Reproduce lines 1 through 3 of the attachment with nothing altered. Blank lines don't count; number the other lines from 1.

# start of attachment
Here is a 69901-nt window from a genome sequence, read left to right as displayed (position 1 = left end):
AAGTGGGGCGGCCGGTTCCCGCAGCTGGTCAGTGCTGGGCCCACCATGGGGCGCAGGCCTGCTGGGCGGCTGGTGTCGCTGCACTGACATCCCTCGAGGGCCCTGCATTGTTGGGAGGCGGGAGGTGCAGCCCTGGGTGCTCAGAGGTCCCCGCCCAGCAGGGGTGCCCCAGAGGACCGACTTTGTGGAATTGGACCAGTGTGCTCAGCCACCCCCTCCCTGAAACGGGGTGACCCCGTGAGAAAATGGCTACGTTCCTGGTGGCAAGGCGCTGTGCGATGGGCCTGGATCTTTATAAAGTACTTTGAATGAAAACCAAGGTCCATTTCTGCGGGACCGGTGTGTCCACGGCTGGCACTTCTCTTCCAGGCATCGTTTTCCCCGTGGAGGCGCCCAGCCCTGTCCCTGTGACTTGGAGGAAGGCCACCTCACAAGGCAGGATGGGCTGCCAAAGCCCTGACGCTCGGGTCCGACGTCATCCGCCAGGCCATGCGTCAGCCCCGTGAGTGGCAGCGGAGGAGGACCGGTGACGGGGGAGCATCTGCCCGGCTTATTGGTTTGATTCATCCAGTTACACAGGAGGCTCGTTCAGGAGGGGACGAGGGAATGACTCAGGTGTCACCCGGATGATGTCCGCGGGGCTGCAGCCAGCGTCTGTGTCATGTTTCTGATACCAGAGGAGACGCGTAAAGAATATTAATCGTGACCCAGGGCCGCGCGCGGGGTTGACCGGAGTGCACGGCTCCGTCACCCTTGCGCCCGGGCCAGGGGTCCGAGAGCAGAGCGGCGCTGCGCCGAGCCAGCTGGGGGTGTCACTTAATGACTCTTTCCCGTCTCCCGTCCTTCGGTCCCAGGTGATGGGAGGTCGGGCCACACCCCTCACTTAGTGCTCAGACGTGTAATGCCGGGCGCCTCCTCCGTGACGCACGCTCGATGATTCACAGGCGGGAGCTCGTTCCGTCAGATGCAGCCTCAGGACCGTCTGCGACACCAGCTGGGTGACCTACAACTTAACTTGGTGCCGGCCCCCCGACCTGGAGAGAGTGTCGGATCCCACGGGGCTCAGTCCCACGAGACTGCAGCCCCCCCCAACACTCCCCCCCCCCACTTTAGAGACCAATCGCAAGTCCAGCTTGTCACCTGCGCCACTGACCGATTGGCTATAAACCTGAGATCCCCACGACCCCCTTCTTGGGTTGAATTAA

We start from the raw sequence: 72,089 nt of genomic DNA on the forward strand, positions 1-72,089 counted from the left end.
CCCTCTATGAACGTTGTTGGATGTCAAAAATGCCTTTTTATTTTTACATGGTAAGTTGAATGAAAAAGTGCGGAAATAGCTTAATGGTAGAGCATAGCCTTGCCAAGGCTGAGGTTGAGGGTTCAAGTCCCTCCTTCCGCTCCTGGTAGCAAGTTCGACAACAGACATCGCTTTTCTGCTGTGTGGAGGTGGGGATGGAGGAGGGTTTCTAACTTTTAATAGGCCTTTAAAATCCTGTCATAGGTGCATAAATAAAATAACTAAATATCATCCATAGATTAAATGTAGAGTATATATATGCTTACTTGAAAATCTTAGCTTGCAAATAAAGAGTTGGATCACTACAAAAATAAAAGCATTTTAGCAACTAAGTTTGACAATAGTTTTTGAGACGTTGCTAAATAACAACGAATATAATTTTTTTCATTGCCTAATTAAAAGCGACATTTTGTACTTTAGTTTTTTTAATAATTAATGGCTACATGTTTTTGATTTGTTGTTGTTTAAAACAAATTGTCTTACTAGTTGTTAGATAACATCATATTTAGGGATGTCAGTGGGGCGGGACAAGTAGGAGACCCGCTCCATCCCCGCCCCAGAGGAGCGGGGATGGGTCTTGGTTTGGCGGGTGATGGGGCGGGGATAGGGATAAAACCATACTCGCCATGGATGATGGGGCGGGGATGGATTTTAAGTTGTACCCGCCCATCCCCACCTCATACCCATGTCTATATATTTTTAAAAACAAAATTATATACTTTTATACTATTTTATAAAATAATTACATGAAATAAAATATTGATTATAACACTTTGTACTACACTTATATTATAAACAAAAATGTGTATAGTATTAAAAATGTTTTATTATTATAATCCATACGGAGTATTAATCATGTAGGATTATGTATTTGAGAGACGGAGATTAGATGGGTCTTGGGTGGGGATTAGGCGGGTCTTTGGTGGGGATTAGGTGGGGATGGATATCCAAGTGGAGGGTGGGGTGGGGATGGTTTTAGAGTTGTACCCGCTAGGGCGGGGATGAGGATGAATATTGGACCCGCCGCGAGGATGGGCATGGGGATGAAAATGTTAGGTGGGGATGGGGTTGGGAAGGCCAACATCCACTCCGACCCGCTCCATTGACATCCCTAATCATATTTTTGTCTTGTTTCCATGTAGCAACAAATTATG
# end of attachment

Here is a 69901-nt window from a genome sequence, read left to right as displayed (position 1 = left end):
AAGTGGGGCGGCCGGTTCCCGCAGCTGGTCAGTGCTGGGCCCACCATGGGGCGCAGGCCTGCTGGGCGGCTGGTGTCGCTGCACTGACATCCCTCGAGGGCCCTGCATTGTTGGGAGGCGGGAGGTGCAGCCCTGGGTGCTCAGAGGTCCCCGCCCAGCAGGGGTGCCCCAGAGGACCGACTTTGTGGAATTGGACCAGTGTGCTCAGCCACCCCCTCCCTGAAACGGGGTGACCCCGTGAGAAAATGGCTACGTTCCTGGTGGCAAGGCGCTGTGCGATGGGCCTGGATCTTTATAAAGTACTTTGAATGAAAACCAAGGTCCATTTCTGCGGGACCGGTGTGTCCACGGCTGGCACTTCTCTTCCAGGCATCGTTTTCCCCGTGGAGGCGCCCAGCCCTGTCCCTGTGACTTGGAGGAAGGCCACCTCACAAGGCAGGATGGGCTGCCAAAGCCCTGACGCTCGGGTCCGACGTCATCCGCCAGGCCATGCGTCAGCCCCGTGAGTGGCAGCGGAGGAGGACCGGTGACGGGGGAGCATCTGCCCGGCTTATTGGTTTGATTCATCCAGTTACACAGGAGGCTCGTTCAGGAGGGGACGAGGGAATGACTCAGGTGTCACCCGGATGATGTCCGCGGGGCTGCAGCCAGCGTCTGTGTCATGTTTCTGATACCAGAGGAGACGCGTAAAGAATATTAATCGTGACCCAGGGCCGCGCGCGGGGTTGACCGGAGTGCACGGCTCCGTCACCCTTGCGCCCGGGCCAGGGGTCCGAGAGCAGAGCGGCGCTGCGCCGAGCCAGCTGGGGGTGTCACTTAATGACTCTTTCCCGTCTCCCGTCCTTCGGTCCCAGGTGATGGGAGGTCGGGCCACACCCCTCACTTAGTGCTCAGACGTGTAATGCCGGGCGCCTCCTCCGTGACGCACGCTCGATGATTCACAGGCGGGAGCTCGTTCCGTCAGATGCAGCCTCAGGACCGTCTGCGACACCAGCTGGGTGACCTACAACTTAACTTGGTGCCGGCCCCCCGACCTGGAGAGAGTGTCGGATCCCACGGGGCTCAGTCCCACGAGACTGCAGCCCCCCCCAACACTCCCCCCCCCCACTTTAGAGACCAATCGCAAGTCCAGCTTGTCACCTGCGCCACTGACCGATTGGCTATAAACCTGAGATCCCCACGACCCCCTTCTTGGGTTGAATTAA

We start from the raw sequence: 72,089 nt of genomic DNA on the forward strand, positions 1-72,089 counted from the left end.